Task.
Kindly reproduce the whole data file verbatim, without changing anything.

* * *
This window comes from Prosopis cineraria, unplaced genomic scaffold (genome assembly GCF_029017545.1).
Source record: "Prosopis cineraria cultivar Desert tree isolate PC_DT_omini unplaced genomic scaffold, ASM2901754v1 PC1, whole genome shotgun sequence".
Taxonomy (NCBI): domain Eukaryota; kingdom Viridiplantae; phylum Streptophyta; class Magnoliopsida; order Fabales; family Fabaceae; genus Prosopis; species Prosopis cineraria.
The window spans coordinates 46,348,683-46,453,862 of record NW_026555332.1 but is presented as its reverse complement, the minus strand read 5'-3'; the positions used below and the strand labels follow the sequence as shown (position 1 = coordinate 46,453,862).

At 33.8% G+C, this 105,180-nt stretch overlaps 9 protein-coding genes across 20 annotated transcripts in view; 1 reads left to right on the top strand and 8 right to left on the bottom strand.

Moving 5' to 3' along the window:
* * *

This window comes from Prosopis cineraria, unplaced genomic scaffold (genome assembly GCF_029017545.1).
Source record: "Prosopis cineraria cultivar Desert tree isolate PC_DT_omini unplaced genomic scaffold, ASM2901754v1 PC1, whole genome shotgun sequence".
Taxonomy (NCBI): domain Eukaryota; kingdom Viridiplantae; phylum Streptophyta; class Magnoliopsida; order Fabales; family Fabaceae; genus Prosopis; species Prosopis cineraria.
The window spans coordinates 46,348,683-46,453,862 of record NW_026555332.1 but is presented as its reverse complement, the minus strand read 5'-3'; the positions used below and the strand labels follow the sequence as shown (position 1 = coordinate 46,453,862).

At 33.8% G+C, this 105,180-nt stretch overlaps 9 protein-coding genes across 20 annotated transcripts in view; 1 reads left to right on the top strand and 8 right to left on the bottom strand.

Moving 5' to 3' along the window: